Infrahepatic Inferior Vena Cava Semi-Clamping can Reduce Blood Loss During Hepatic Resection but Still Requires Monitoring to Avoid Acute Kidney Injury

  • Taisuke Imamura
  • Yusuke YamamotoEmail author
  • Teiichi Sugiura
  • Yukiyasu Okamura
  • Takaaki Ito
  • Ryo Ashida
  • Katsuhisa Ohgi
  • Katsuhiko Uesaka
Original Scientific Report



The efficacy of infrahepatic inferior vena cava (IVC) semi-clamping for reducing blood loss during hepatic resection and its safety remain unclear. The aim of this study was to validate the effectiveness of IVC semi-clamping for reducing blood loss during hepatic resection and to confirm its safety.


Patients who underwent anatomical hepatic resection between January 2011 and May 2018 were analysed by propensity score-matched and multivariate analyses.


Of 437 patients who underwent anatomical hepatic resection, IVC semi-clamping was performed in 196 patients (44.9%; clamping group). A propensity score-matched analysis demonstrated that even though there was no significant difference in the characteristics of the 141 patients in each group, IVC semi-clamping reduced the blood loss during hepatic resection (clamping group versus non-clamping group: 836 ± 123 vs. 1198 ± 124 ml, P = 0.04). Regarding post-operative complications, the multivariate analysis identified IVC semi-clamping as an independent risk factor for acute kidney injury on post-operative day 1 (P = 0.01, odds ratio = 9.23). A significant positive correlation was found between the duration of IVC semi-clamping and an increased level of serum creatinine (sCre) (P = 0.03), and a significant inverse correlation was found between the blood pressure after clamping and an increased level of sCre (P = 0.02). A receiver operating characteristic analysis revealed the duration and mean blood pressure after clamping that indicated a high risk of acute kidney injury to be 116 min and 65 mmHg, respectively.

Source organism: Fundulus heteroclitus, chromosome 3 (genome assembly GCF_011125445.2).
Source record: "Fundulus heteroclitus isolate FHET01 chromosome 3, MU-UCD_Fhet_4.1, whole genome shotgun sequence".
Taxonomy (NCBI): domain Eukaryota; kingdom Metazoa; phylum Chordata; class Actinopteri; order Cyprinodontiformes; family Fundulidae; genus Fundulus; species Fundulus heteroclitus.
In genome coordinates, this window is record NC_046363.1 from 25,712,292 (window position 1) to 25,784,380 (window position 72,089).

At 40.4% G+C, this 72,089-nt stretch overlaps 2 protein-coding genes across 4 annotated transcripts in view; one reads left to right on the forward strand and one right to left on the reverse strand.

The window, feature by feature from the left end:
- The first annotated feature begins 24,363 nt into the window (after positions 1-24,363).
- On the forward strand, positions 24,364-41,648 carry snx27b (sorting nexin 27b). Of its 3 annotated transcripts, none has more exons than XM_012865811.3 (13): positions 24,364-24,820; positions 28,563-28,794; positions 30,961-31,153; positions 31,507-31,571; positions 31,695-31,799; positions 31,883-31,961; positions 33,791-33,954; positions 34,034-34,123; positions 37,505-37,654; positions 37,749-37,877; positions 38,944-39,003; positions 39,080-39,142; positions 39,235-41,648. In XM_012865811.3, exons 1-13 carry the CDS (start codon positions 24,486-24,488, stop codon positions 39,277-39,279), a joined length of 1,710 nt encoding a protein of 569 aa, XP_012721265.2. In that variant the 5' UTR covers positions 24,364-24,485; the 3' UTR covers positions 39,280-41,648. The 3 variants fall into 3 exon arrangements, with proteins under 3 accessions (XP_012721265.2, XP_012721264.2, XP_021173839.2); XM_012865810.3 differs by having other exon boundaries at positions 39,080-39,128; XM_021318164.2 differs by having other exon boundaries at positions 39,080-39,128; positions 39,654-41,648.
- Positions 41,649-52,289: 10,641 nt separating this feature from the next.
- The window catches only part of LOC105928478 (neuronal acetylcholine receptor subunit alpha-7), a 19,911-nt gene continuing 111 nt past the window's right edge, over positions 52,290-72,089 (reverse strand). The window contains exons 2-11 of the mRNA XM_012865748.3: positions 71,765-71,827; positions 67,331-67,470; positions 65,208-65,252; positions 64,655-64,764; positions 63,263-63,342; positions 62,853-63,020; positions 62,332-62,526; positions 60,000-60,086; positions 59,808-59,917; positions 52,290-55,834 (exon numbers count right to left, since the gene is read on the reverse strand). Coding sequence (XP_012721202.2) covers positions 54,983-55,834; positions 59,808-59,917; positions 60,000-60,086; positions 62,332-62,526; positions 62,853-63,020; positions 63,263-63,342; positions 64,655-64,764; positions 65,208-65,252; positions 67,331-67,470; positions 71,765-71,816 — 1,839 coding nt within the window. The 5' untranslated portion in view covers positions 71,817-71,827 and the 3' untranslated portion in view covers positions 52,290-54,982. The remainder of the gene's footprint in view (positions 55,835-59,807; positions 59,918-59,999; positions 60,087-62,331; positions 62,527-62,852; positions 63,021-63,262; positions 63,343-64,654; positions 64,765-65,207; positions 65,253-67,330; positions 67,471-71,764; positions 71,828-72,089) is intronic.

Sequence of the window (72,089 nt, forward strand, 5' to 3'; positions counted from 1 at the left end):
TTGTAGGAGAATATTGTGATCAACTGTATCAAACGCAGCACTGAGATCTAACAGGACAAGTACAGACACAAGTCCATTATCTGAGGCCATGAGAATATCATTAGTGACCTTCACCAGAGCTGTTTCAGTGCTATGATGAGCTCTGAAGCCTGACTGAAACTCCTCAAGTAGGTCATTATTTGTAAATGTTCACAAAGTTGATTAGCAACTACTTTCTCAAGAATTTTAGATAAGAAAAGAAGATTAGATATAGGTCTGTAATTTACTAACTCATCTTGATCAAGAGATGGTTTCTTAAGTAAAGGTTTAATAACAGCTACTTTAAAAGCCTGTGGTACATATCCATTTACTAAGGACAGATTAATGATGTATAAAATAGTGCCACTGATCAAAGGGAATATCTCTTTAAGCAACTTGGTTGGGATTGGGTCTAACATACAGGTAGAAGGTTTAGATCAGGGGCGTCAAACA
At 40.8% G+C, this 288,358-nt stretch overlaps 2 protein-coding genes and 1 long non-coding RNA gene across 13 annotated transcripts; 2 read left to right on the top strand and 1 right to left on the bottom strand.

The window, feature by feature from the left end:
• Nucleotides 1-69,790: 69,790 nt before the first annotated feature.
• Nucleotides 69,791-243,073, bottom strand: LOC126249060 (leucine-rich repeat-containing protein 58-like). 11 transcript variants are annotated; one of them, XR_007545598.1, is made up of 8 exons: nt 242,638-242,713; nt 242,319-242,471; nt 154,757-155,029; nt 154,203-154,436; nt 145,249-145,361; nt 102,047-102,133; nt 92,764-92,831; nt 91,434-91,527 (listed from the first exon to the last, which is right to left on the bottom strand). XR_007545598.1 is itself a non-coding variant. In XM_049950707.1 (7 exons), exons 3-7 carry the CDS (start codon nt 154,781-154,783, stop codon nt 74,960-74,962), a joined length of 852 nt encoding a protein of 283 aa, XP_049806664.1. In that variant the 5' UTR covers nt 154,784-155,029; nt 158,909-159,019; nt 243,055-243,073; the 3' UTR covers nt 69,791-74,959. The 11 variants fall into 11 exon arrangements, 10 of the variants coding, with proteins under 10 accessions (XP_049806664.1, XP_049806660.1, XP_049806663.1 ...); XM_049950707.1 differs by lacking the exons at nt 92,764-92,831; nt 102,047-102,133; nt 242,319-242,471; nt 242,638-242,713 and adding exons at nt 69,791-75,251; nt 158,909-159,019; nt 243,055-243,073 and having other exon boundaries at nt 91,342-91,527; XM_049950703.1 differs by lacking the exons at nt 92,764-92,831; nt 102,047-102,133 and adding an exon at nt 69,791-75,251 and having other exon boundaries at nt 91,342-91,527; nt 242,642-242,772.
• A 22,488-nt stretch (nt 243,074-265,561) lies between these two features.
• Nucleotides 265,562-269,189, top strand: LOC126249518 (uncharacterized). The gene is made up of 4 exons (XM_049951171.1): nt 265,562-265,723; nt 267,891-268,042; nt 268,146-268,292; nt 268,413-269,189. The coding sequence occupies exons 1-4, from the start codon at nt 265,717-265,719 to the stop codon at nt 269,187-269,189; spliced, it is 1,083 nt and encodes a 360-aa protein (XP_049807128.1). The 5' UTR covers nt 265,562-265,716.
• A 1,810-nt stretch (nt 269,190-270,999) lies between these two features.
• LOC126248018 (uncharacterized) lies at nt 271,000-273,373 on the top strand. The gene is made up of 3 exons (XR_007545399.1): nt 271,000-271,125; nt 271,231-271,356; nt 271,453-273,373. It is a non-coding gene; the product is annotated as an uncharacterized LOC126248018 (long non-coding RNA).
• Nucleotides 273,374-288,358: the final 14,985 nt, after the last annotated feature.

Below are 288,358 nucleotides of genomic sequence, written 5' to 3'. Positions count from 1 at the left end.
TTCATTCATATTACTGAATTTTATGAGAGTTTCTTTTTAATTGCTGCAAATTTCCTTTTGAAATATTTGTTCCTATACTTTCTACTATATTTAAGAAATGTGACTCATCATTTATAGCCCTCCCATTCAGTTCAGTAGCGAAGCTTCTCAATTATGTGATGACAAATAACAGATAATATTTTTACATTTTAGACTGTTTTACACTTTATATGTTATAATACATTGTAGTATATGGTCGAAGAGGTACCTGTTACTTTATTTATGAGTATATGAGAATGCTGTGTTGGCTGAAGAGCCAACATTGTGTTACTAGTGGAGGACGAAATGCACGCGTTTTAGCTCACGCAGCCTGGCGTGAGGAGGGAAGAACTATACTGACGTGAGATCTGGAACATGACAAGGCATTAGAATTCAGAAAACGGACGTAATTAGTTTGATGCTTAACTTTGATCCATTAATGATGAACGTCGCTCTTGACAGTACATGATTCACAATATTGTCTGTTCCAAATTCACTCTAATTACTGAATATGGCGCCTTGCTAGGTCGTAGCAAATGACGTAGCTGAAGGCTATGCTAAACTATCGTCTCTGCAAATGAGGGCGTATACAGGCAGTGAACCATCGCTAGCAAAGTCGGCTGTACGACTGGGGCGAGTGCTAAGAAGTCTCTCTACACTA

IVC semi-clamping can reduce blood loss during hepatic resection but still necessitates monitoring in order to avoid acute kidney injury.


Compliance with ethical standards

Conflict of interest

All authors have no conflicts of interest or financial to disclose.

Informed consent

The study was approved by the institutional review board, and each study subject provided their written informed consent.


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Copyright information

© Société Internationale de Chirurgie 2019

Authors and Affiliations

  • Taisuke Imamura
    • 1
  • Yusuke Yamamoto
    • 1
    Email author
  • Teiichi Sugiura
    • 1
  • Yukiyasu Okamura
    • 1
  • Takaaki Ito
    • 1
  • Ryo Ashida
    • 1
  • Katsuhisa Ohgi
    • 1
  • Katsuhiko Uesaka
    • 1
  1. 1.Divisions of Hepato-Biliary-Pancreatic SurgeryShizuoka Cancer CenterShizuokaJapan

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